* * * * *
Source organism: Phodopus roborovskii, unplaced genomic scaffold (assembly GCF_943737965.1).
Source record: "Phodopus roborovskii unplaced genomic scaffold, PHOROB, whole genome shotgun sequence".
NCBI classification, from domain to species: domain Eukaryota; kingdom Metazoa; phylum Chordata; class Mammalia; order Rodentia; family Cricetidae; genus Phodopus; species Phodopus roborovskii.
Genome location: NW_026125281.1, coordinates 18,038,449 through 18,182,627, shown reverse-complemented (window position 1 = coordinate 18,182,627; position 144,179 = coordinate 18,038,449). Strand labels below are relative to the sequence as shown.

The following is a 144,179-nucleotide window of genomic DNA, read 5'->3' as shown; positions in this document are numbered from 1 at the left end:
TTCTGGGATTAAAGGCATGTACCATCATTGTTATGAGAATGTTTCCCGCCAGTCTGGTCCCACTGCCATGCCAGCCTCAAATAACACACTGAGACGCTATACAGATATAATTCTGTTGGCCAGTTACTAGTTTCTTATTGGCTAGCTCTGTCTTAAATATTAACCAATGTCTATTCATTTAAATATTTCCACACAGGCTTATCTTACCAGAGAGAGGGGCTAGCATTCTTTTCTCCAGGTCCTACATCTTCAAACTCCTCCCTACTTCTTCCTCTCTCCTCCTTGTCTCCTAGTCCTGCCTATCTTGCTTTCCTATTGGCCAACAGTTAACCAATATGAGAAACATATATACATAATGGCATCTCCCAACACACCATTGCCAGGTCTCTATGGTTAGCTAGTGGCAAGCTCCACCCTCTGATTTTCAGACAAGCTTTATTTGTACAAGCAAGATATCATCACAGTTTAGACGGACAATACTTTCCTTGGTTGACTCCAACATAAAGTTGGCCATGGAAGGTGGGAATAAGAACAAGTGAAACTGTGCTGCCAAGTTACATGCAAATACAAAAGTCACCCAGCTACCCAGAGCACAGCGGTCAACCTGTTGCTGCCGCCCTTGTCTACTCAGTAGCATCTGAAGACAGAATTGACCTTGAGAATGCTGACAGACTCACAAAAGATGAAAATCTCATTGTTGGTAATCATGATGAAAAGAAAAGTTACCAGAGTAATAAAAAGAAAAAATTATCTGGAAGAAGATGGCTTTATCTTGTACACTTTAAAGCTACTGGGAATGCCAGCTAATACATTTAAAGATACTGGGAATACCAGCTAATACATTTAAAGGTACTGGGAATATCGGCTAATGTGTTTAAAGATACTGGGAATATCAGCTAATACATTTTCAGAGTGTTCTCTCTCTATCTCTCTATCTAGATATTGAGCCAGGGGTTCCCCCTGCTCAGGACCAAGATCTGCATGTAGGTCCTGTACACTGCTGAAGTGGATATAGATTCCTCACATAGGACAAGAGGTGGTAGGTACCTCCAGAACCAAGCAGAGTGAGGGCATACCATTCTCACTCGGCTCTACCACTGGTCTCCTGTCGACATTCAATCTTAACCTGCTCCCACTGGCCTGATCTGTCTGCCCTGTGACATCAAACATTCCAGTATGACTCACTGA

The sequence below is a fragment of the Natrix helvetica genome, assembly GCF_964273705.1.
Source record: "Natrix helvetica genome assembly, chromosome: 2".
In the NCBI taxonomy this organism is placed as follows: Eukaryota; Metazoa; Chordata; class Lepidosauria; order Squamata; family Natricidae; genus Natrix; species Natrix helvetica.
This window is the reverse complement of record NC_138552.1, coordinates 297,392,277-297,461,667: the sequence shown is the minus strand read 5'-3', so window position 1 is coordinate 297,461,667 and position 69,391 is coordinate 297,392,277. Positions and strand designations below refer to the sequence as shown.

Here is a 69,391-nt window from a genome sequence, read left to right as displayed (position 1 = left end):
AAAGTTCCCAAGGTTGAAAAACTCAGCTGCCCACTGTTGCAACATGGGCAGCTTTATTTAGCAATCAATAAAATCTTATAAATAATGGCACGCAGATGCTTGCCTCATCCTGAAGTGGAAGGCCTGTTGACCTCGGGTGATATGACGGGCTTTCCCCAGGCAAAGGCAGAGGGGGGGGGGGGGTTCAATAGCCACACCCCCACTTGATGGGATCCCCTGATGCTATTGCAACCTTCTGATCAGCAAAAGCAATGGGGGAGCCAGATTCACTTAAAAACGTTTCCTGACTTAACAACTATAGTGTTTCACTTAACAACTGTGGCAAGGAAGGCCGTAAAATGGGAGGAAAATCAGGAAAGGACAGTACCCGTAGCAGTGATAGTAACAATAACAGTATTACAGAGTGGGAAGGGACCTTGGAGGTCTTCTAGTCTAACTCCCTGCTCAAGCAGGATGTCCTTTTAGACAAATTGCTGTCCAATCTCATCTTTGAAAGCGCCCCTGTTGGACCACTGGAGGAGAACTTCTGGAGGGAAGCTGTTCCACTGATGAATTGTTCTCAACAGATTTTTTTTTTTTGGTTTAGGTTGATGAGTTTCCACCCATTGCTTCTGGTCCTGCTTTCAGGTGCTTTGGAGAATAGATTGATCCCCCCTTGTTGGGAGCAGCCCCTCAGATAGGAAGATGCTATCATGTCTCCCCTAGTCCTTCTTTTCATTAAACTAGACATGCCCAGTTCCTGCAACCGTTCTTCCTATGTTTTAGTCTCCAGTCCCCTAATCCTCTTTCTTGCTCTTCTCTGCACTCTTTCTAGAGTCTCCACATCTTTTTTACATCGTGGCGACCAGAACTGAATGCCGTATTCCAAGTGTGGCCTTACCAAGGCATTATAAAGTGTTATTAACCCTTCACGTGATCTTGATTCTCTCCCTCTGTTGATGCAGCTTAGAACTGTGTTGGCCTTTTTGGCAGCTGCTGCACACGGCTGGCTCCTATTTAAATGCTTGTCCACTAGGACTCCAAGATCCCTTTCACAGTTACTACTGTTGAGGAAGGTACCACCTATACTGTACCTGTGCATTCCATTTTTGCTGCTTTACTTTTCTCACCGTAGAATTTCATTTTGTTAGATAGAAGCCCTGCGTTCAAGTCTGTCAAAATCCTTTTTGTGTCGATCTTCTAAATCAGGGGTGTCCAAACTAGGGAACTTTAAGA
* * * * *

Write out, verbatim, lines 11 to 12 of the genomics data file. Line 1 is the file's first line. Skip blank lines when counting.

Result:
Here is a 69,391-nt window from a genome sequence, read left to right as displayed (position 1 = left end):
AAAGTTCCCAAGGTTGAAAAACTCAGCTGCCCACTGTTGCAACATGGGCAGCTTTATTTAGCAATCAATAAAATCTTATAAATAATGGCACGCAGATGCTTGCCTCATCCTGAAGTGGAAGGCCTGTTGACCTCGGGTGATATGACGGGCTTTCCCCAGGCAAAGGCAGAGGGGGGGGGGGGGTTCAATAGCCACACCCCCACTTGATGGGATCCCCTGATGCTATTGCAACCTTCTGATCAGCAAAAGCAATGGGGGAGCCAGATTCACTTAAAAACGTTTCCTGACTTAACAACTATAGTGTTTCACTTAACAACTGTGGCAAGGAAGGCCGTAAAATGGGAGGAAAATCAGGAAAGGACAGTACCCGTAGCAGTGATAGTAACAATAACAGTATTACAGAGTGGGAAGGGACCTTGGAGGTCTTCTAGTCTAACTCCCTGCTCAAGCAGGATGTCCTTTTAGACAAATTGCTGTCCAATCTCATCTTTGAAAGCGCCCCTGTTGGACCACTGGAGGAGAACTTCTGGAGGGAAGCTGTTCCACTGATGAATTGTTCTCAACAGATTTTTTTTTTTTGGTTTAGGTTGATGAGTTTCCACCCATTGCTTCTGGTCCTGCTTTCAGGTGCTTTGGAGAATAGATTGATCCCCCCTTGTTGGGAGCAGCCCCTCAGATAGGAAGATGCTATCATGTCTCCCCTAGTCCTTCTTTTCATTAAACTAGACATGCCCAGTTCCTGCAACCGTTCTTCCTATGTTTTAGTCTCCAGTCCCCTAATCCTCTTTCTTGCTCTTCTCTGCACTCTTTCTAGAGTCTCCACATCTTTTTTACATCGTGGCGACCAGAACTGAATGCCGTATTCCAAGTGTGGCCTTACCAAGGCATTATAAAGTGTTATTAACCCTTCACGTGATCTTGATTCTCTCCCTCTGTTGATGCAGCTTAGAACTGTGTTGGCCTTTTTGGCAGCTGCTGCACACGGCTGGCTCCTATTTAAATGCTTGTCCACTAGGACTCCAAGATCCCTTTCACAGTTACTACTGTTGAGGAAGGTACCACCTATACTGTACCTGTGCATTCCATTTTTGCTGCTTTACTTTTCTCACCGTAGAATTTCATTTTGTTAGATAGAAGCCCTGCGTTCAAGTCTGTCAAAATCCTTTTTGTGTCGATCTTCTAAATCAGGGGTGTCCAAACTAGGGAACTTTAAGA